Red Hood, Elana K. Arnold (Balzer & Bray 978-0-06-274235-3, $17.99, 368pp, hc) February 2020.
I rarely ever write this, but in this case, I simply had no choice. With Red Hood, author Elana K. Arnold has accomplished something so important and powerful that I strongly believe everyone should read this book. Girls should read it (for sure, girls should read it!), boys should read it, adults and teens should read it. If you love fairy tales, if you have no patience for them, if you think YA literature is significant or a waste of space, you should read this book. Arnold has crafted a keening cry for battle in literary form; she has sent out a charge to the universe that, if we lived in a just world, would shake foundations and shatter ceilings. You need to read this book; you need to read it right now.
First, the obvious: Red Hood is a modern retelling of “Little Red Riding Hood”. After her mother’s murder in Quebec when she was very young, Bisou now lives with her grandmother in Seattle. At 16 years old, she is passably popular, mostly living a low-key teen life and very much in love with her jock boyfriend, James. It is with James that Bisou enjoys a startling night of passion that leaves her stunned and embarrassed (no sexual assault here, just a sudden arrival of her period at the worst possible moment) and sends her out of his car and into the night. While running and crying and not sure what to do (how do you face a boy, even a great boy, in that moment?), Bisou is attacked by a wolf. Filled with a hitherto unknown physical strength, she fights it off and gets home safely. And then the next day one of her more loathsome classmates is found naked and dead in the very same woods and his injuries are exactly those Bisou inflicted upon the wolf.
As she is soon reminded by her grandmother, some boys are wolves. We don’t know why or how, but some boys, some men, are certainly wolves.
As the murder is investigated and Bisou’s panic builds, so does her uncertainty about what she did and how she was able to do it. The dead boy’s girlfriend Maggie is soon raked over the gossip coals: Didn’t they fight the night she died? And isn’t she a bit of a slut? Sure, he was a jerk who wouldn’t take no for an answer, but when did she ever say no? As Maggie goes into hiding and the school’s newspaper editor starts her own determined investigation, Bisou reaches out to both girls, seeking someone who can help her understand what happened and also why she was pursued that night and what the wolf planned to do. Then there is another attack from another wolf, and Bisou is there again. This time she is not the only one to see what happens and the questions of how and why become both more and less important as the second dead boy is revealed. Does it really matter how they are stopped? Maybe, when you think about it, the story never should have been about Little Red Riding Hood visiting her grandmother, and it should have been more about why the wolf decided to kill her. Maybe it always should be about why some boys and men are wolves and why the rest of us have to patiently tolerate their actions, even their existence, at all.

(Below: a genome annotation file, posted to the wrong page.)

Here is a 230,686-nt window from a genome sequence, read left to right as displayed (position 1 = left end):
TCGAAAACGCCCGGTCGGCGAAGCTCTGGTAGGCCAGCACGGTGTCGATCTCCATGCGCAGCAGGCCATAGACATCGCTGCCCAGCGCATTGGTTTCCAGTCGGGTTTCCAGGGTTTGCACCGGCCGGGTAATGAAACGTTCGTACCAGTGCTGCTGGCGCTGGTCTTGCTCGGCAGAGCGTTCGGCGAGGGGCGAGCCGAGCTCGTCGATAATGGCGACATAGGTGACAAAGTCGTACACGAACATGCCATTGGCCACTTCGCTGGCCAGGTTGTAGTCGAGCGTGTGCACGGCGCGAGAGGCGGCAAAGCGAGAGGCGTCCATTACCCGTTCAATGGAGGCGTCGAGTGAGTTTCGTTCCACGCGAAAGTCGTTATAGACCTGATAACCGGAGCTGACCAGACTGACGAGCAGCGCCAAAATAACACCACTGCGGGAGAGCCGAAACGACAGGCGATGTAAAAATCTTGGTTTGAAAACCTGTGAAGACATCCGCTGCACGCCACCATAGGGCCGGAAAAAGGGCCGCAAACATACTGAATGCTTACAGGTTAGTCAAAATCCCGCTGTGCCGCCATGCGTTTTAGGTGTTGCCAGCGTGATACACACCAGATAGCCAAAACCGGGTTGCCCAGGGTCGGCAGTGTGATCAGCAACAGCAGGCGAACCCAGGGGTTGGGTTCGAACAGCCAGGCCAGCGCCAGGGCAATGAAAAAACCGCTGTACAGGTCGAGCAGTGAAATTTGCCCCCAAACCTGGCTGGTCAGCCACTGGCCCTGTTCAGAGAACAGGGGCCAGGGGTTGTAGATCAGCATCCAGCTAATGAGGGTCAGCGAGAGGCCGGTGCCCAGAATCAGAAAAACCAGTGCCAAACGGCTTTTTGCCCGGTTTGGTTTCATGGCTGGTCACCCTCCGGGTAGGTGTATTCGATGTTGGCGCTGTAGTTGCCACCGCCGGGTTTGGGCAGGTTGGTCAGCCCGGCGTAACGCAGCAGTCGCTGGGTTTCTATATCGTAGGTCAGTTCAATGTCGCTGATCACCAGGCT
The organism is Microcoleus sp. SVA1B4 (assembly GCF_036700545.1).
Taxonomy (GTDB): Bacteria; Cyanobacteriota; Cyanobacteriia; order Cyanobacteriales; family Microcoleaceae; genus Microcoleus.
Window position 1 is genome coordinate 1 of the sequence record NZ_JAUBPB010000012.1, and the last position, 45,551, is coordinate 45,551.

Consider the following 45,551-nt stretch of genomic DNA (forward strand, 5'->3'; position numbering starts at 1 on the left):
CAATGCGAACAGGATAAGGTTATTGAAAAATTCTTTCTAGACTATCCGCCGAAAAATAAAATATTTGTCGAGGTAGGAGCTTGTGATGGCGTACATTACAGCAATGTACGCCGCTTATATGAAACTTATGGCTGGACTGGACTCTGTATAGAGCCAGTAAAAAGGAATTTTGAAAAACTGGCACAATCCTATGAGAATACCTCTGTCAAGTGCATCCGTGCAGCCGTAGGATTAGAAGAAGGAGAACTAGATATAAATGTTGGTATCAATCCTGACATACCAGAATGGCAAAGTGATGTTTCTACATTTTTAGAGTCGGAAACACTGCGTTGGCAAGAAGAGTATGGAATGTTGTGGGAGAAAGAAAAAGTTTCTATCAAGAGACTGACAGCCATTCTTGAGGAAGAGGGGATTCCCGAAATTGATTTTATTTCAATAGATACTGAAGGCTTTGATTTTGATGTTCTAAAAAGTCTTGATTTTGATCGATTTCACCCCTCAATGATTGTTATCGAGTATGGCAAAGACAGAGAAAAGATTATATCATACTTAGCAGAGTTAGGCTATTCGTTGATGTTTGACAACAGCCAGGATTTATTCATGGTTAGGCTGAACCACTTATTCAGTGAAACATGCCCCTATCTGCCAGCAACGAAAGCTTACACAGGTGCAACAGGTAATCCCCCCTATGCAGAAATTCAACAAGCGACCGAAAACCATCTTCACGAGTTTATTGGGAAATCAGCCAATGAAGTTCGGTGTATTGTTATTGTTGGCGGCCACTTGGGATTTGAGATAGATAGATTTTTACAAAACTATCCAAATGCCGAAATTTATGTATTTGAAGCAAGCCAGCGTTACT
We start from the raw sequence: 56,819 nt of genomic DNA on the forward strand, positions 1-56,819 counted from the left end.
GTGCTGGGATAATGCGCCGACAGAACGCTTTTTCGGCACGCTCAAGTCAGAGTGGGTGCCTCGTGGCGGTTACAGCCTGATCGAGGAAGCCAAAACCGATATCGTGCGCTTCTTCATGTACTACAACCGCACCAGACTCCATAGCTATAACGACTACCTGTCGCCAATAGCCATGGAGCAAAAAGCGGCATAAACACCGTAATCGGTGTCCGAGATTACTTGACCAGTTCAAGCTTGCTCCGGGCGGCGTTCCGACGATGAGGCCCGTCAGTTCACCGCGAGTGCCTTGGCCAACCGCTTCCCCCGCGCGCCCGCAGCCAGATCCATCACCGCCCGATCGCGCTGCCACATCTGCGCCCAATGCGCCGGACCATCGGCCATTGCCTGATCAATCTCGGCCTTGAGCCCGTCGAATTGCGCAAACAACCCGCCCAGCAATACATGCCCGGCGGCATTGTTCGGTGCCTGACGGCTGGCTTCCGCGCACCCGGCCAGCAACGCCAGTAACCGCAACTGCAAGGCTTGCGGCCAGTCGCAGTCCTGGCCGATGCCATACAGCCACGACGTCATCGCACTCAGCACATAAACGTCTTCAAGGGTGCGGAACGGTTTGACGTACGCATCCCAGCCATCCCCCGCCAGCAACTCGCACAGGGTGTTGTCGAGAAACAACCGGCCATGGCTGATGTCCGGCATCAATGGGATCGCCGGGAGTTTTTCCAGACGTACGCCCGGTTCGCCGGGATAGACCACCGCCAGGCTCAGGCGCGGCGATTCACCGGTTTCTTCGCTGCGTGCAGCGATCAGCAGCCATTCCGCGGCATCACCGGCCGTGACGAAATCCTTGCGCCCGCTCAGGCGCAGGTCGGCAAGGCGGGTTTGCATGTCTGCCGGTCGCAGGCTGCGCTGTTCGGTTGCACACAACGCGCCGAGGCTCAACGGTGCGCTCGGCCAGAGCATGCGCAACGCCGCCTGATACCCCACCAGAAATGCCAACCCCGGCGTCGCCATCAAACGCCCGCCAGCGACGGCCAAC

So, a few trigger warnings. There are girls under threat in Red Hood, some murderous violence, discussion of the despicable “incels” through an exchange in the school newspaper and, when Bisou’s grandmother becomes involved, there is the discussion of some girls from the past who were not saved, the wolves who were not stopped. There is also the death of Bisou’s mother, graphically recalled by her daughter, which is truly horrifying. Red Hood is not for those who prefer to steer clear of such topics. (Nor for those who are not ready for forthright depictions of sex, which are also present.) But for those in search of a title that does not shy away from the realities of a girl who gets her period, who loves her boyfriend and has sweet and gentle sex with him, and who fights back against some first-class monsters, then Arnold has crafted the book you will grip to your chest with the greatest of appreciation. Is it tailor-made for the #MeToo era? Yes, and then some. More importantly, this is what fairy tales were and should be again, bloody and dark and richly compelling. Oh, hell, just go read it; everyone read Red Hood.
Colleen Mondor, Contributing Editor, is a writer, historian, and reviewer who co-owns an aircraft leasing company with her husband. She is the author of “The Map of My Dead Pilots: The Dangerous Game of Flying in Alaska” and reviews regularly for the ALA’s Booklist. Currently at work on a book about the 1932 Mt. McKinley Cosmic Ray Expedition, she and her family reside in the Pacific Northwest and Alaska. More info can be found on her website: www.colleenmondor.com.
This review and more like it in the March 2020 issue of Locus.
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